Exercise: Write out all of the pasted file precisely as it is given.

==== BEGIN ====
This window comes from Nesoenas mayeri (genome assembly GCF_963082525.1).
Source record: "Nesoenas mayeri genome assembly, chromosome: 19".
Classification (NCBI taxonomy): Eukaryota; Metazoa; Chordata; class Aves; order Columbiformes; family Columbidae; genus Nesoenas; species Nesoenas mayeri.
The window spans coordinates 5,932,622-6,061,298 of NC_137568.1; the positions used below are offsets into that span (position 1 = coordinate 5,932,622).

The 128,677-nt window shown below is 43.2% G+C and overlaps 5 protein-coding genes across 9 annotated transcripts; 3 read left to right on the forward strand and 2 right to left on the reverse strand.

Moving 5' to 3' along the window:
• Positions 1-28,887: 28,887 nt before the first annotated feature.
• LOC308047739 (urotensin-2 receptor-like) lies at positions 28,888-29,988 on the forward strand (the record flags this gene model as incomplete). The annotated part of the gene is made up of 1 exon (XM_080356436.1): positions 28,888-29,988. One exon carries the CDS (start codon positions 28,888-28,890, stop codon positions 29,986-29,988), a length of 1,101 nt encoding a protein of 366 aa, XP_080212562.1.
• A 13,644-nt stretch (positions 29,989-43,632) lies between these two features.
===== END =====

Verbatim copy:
This window comes from Nesoenas mayeri (genome assembly GCF_963082525.1).
Source record: "Nesoenas mayeri genome assembly, chromosome: 19".
Classification (NCBI taxonomy): Eukaryota; Metazoa; Chordata; class Aves; order Columbiformes; family Columbidae; genus Nesoenas; species Nesoenas mayeri.
The window spans coordinates 5,932,622-6,061,298 of NC_137568.1; the positions used below are offsets into that span (position 1 = coordinate 5,932,622).

The 128,677-nt window shown below is 43.2% G+C and overlaps 5 protein-coding genes across 9 annotated transcripts; 3 read left to right on the forward strand and 2 right to left on the reverse strand.

Moving 5' to 3' along the window:
• Positions 1-28,887: 28,887 nt before the first annotated feature.
• LOC308047739 (urotensin-2 receptor-like) lies at positions 28,888-29,988 on the forward strand (the record flags this gene model as incomplete). The annotated part of the gene is made up of 1 exon (XM_080356436.1): positions 28,888-29,988. One exon carries the CDS (start codon positions 28,888-28,890, stop codon positions 29,986-29,988), a length of 1,101 nt encoding a protein of 366 aa, XP_080212562.1.
• A 13,644-nt stretch (positions 29,989-43,632) lies between these two features.